11. Applications and implications

This week’s assignment is dedicated to planning the final project. This includes defining which functionnalities will be included, as well as all a bill of material and the fabrication methods for each part.

Final project: photogrammetric 3D scanner

My final project is a photogrammetric scanner with 2 degrees of freedom. The object to be scanned is placed on a moving platform, and a series of pictures are taken with an embedded camera.

Let’s quickly highlight the role of each component:

There are two stepper motors connected to the electronics box. The camera can move in a vertical direction thanks to a gear rack. The central platform is carried with a timing belt, and rests on a set of bearings to keep a clean motion regardless of the object’s weight. A set of LED embedded directly on the platform ensure a consistent lighting of the object. The LED are mainly lighting the object from the bottom, and this could be an issue when viewing the top of the scan. If this is an issue, a more complex lighting setup can be added, but this might not be needed thanks to light already present in the room.

What will it do?

The main purpose of this device is to shoot color images of the object across a wide range of angles/positions. Thanks to the two degrees of freedom, the density of “virtual cameras” around the object is parametric:

The collection of images is then sent to a PC equipped with the open source photogrammetry software Meshroom. This software is able to reconstruct the 3D shape of the object and detect the position of each camera automatically. New images can be added on the fly, and the accuracy of the 3D geometry is almost always improved with the number of shots. This hints that the scanner could be used in a dynamic way, uploading pictures as they come, and possibly refining some areas if needed.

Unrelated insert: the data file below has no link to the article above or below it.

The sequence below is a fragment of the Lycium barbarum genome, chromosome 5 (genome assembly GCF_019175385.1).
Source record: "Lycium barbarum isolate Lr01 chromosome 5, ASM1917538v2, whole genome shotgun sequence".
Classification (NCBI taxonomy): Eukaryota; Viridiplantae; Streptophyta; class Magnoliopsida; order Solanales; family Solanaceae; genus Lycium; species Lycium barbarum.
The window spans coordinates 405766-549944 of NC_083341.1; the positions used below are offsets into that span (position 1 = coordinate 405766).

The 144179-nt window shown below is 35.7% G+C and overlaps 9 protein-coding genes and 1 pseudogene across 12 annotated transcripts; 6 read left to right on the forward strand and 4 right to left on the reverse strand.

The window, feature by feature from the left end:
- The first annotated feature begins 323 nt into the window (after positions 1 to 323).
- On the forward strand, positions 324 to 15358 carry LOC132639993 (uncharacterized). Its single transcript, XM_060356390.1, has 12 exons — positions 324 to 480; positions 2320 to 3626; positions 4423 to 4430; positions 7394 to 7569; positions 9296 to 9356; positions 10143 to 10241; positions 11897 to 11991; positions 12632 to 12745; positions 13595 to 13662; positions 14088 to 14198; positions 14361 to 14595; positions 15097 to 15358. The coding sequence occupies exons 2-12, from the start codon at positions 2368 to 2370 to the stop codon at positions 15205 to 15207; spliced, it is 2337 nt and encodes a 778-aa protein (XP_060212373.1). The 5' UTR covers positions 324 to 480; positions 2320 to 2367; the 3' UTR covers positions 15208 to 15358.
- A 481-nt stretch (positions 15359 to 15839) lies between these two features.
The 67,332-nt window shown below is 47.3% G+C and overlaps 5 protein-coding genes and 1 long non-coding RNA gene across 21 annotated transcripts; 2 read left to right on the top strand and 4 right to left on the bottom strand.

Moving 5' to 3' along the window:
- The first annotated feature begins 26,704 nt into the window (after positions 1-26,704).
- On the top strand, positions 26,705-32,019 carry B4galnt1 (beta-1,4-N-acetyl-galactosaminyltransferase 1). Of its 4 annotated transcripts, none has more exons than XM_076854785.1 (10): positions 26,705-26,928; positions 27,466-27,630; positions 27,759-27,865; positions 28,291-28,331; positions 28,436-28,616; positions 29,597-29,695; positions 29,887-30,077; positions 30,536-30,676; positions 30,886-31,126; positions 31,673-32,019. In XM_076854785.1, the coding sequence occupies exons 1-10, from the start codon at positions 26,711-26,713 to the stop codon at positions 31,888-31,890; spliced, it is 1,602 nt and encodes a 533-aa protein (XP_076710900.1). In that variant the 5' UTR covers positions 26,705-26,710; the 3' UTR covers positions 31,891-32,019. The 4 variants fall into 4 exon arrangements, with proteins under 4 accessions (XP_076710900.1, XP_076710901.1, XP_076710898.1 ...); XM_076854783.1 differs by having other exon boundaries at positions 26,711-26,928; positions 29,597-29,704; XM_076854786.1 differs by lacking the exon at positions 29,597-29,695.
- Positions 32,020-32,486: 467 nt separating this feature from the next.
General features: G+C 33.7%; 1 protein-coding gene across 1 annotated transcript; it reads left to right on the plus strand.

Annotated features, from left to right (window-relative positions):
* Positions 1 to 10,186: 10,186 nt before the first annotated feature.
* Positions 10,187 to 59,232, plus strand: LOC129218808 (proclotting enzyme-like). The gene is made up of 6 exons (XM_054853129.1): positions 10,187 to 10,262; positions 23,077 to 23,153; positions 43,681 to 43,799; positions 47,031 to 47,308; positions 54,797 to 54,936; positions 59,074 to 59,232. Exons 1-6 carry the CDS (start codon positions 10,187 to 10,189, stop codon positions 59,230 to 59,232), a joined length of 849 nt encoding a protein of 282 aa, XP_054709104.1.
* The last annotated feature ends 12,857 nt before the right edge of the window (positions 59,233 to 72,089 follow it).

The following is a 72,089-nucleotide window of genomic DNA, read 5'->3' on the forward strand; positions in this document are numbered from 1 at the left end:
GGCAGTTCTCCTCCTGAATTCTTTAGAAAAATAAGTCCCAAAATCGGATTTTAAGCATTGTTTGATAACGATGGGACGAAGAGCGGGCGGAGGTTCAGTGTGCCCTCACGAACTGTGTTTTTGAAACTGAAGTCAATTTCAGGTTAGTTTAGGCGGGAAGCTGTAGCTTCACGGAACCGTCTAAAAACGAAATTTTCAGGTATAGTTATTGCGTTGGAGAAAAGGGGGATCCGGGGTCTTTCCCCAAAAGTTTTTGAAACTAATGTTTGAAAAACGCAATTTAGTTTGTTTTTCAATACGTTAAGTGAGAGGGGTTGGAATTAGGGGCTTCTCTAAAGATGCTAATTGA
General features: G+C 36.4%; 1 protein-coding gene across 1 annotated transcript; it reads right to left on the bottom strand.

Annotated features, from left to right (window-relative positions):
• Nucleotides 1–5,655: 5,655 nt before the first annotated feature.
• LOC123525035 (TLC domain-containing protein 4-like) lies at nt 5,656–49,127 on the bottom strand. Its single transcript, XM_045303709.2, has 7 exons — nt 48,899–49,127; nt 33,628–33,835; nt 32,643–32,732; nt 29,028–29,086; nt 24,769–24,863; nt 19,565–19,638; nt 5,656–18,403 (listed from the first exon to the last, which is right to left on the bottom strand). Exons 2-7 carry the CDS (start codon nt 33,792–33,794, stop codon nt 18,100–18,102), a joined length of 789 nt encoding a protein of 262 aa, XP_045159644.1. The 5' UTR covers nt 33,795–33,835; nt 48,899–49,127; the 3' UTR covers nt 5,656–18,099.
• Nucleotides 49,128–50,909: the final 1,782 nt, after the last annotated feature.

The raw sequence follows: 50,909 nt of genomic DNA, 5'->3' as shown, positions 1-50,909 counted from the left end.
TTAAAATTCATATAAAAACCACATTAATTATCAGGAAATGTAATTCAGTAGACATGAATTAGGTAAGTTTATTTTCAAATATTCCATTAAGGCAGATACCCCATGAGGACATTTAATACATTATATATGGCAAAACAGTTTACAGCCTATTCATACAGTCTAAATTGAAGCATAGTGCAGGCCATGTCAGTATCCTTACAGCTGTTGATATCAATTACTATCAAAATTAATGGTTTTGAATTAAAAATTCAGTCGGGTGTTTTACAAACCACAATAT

Communication with the PC is ensured through a serial communication with a SAMD11C14 microcontroller. Ideally, the data for each picture should also be sent through this USB connection, but depending on the type of camera I end up using, there might be an additional USB cable just for that. An alternative is to use a network-enabled camera such as the ESP32 camera module.

Who has done what beforehand?

During the week on 3D Scanning and printing, I quickly tested the Meshroom software, and found good results with a simple smartphone camera.

The geometry was about millimeter-accurate with 30 input pictures.

When it comes to the electronics, I can re-purpose the ATtiny1614 board I designed during the electronics design week:

I plan to use the ATtiny for low-level tasks such as driving the stepper motors and the LEDs. Its serial port can be used to communicate with the main board with simple 1-byte messages.

I also searched for similar projects in the fabacademy history. The only similar idea I found is the FABMAT 3D SCANNER in 2016, but there are several key differences:

  • They use an Intel 3D RealSense as the sensor, which is already a 3D scanner in itself based on structured light.
  • The camera moves in a vertical motion, while we are aiming for a spherical motion thanks to our arc motion system.
  • Lighting is not handled, as their sensor can emit its own light.

What will you design?

All mechanical parts need to be designed in a CAD software. The main components are:

  • The wooden arc that holds the camera.
  • The rack gear attached the back of the arc, with adequate gear teeth.
  • The corresponding gear shaft for the stepper motor.
  • The part holding the camera.